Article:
Go ninja go, again
I don’t think anyone could have predicted the success of the original N+ (and its predecessor, a flash game called N). I was sitting around my dorm playing Devil May Cry 3 for the billionth time, and my friend came in and said “dude, you have to play this game.” It was N+, and we spent hours taking turns trying to best the single player, and even more time playing co-op.
For those of you who missed out on the classic duo, N++ pretty much delivers that exact same rush.
Developer: Metanet Software
Publisher: Metanet Software
Released: July 28, 2015
If you haven’t played N+ before, you’re in for a treat. This series is predicated on tough jumps, pinpoint controls, and a physics system that’s built on momentum. All you can really do with your ninja avatar is jump, but you’ll be able to use acceleration and specific leaps to your advantage. It’s a platforming fan’s dream, as nearly every level presents a unique challenge that will force you to master every facet of the control scheme.
The general layout of the game is also dead simple. You have 90 seconds to complete each level, and picking up gold along the way increases your timer. On every stage you’ll need to brush against a switch to open up the exit door, then make your way to said door. It’s cleverly paced, as you can choose to go for as little or as much gold as you want — though hardcore players will likely want the clear bonus earned for picking it all up.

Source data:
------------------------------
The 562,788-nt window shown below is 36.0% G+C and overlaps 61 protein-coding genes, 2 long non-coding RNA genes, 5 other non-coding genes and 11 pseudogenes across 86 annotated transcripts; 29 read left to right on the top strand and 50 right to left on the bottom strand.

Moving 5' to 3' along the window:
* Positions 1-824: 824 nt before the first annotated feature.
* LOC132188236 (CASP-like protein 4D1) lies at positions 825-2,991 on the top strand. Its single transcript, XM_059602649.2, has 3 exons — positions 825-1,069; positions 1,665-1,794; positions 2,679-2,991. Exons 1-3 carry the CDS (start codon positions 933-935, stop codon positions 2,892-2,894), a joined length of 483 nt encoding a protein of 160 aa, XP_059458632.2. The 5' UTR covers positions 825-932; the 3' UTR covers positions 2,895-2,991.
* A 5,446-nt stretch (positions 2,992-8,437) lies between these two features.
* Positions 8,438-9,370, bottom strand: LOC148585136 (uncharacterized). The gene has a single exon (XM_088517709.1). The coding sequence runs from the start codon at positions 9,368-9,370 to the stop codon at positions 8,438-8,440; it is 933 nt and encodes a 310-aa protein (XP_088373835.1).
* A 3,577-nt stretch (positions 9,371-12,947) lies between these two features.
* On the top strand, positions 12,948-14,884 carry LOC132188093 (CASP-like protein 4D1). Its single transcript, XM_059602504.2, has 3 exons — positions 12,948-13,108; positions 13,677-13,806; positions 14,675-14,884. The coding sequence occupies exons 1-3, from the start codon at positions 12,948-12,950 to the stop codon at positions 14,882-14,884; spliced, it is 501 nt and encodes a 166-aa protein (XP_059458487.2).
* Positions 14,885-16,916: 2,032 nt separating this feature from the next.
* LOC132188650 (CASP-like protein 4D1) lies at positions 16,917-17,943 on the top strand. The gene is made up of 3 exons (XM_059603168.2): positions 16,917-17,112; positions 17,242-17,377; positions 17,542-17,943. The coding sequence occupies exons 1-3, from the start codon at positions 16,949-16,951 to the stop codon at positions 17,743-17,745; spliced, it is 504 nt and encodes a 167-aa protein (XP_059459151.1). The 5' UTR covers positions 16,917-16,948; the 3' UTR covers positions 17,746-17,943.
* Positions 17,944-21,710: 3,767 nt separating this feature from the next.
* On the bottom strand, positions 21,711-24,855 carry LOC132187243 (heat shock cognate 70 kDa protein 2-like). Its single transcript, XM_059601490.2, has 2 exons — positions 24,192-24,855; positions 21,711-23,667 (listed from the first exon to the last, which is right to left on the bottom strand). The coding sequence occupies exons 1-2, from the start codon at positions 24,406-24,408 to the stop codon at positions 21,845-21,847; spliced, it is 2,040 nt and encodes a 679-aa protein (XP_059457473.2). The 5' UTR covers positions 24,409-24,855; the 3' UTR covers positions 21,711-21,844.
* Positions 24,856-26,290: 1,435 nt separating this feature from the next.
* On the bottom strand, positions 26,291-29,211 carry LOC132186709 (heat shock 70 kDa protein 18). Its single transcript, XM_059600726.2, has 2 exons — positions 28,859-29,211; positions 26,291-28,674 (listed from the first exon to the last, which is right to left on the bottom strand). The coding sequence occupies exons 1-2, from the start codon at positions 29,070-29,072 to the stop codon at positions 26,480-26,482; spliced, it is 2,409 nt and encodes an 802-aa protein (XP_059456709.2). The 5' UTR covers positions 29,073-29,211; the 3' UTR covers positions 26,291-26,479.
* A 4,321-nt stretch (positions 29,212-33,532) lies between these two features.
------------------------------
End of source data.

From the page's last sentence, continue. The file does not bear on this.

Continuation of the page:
N++ is massive in size, and to properly convey just how big it is, let me just give you a concise breakdown:
600 new N++ levels
600 LegacyCo-op:300 N++50 Intro120 LegacyRace:300 N++25 Intro120 Legacy
Yeah, that’s a lot of levels right? What I really like about the campaign in particular this time around is that it does a better job of acclimating players to the game, and all of the different concepts within. These arenas are short enough where you won’t get bored learning the basics, but you’ll be adequately prepared for what’s next. While I finished most of the solo stages, I wasn’t able to complete them all, and I played for roughly 30 hours.
Co-op is particularly fun (with up to four players), as some stages specifically require people to suicide into hazards to let the other player complete the level. Races are also a rush, requiring one player to get to the goal first, and while they operate similarly to the solo sets (they can even be played by yourself), they can get crazy with multiple people, and if you really want, you can play the solo stages with friends. Sadly, there’s no online play to be found for any mode, which is a disappointment.
In terms of extras, I like how the game keeps track of crazy stats like how much of your time was spent in the air, on the ground, and on the wall, and there’s a ton of really cool UI and visual filters to unlock and test out. If you’re so inclined you can also create levels with all of the available tools used to develop the game, and share it online. Even pre-launch there’s already over 100 levels up, and the coolest one I found automatically takes you through a giant level without pressing anything. Others are more artsy, with messages and poetry that gradually appear on-screen.
N++ might lack online play and feel like more of the same, but it’s pretty much everything a platformer fan could want out of a sequel. It’s still challenging, it has a boatload of levels, and it’s a hell of a lot of fun to play.
[This review is based on a retail build of the game provided by the publisher.]